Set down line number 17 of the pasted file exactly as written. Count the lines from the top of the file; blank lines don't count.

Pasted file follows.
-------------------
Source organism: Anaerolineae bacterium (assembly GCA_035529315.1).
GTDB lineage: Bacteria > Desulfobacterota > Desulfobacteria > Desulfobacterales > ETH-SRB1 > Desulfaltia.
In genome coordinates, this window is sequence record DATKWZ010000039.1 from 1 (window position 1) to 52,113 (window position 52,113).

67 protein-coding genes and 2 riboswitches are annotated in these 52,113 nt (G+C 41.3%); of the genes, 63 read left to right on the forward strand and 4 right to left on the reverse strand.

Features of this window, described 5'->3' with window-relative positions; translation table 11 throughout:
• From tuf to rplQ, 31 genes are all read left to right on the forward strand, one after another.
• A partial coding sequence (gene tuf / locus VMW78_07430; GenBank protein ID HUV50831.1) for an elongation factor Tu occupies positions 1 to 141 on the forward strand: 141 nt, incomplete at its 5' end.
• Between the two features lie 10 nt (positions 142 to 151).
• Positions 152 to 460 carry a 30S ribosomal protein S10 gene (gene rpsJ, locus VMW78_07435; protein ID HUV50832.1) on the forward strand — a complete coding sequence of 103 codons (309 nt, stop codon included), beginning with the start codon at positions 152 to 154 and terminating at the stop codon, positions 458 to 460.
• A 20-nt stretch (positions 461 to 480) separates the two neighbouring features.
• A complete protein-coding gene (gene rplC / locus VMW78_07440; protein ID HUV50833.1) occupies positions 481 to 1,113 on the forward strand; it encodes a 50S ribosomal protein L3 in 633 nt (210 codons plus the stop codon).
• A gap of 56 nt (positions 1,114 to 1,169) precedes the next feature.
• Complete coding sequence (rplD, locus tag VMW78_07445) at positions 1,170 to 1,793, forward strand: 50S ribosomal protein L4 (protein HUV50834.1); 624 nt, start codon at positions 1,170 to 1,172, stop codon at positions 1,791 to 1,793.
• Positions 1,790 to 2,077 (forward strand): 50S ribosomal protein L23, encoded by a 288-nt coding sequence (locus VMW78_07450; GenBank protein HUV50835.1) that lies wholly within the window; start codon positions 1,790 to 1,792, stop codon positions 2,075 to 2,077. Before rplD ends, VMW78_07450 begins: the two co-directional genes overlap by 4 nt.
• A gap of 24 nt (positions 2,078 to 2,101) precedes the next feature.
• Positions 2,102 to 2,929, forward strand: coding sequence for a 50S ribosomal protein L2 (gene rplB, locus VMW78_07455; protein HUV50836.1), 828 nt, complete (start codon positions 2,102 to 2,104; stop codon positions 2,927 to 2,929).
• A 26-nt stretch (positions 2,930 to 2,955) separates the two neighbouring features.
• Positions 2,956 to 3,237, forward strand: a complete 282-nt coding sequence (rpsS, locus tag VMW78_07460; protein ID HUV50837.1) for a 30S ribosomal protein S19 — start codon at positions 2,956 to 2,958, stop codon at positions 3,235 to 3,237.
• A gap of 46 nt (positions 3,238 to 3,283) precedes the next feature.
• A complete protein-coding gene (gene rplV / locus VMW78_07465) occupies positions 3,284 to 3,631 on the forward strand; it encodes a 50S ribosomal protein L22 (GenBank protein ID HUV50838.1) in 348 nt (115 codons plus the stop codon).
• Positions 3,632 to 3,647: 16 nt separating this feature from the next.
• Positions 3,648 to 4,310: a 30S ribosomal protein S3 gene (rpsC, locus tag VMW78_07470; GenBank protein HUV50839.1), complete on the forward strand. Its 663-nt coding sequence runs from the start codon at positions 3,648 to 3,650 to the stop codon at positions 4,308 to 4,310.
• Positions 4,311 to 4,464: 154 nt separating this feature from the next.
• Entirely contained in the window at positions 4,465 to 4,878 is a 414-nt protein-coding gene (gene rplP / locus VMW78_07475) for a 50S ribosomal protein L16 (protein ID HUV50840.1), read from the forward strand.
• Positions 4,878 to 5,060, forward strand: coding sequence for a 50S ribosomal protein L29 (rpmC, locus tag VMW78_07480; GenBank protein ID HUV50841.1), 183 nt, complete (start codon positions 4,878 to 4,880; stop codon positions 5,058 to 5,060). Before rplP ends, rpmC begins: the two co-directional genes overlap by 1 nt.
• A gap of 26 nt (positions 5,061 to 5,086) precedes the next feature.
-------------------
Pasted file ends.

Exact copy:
• A 26-nt stretch (positions 2,930 to 2,955) separates the two neighbouring features.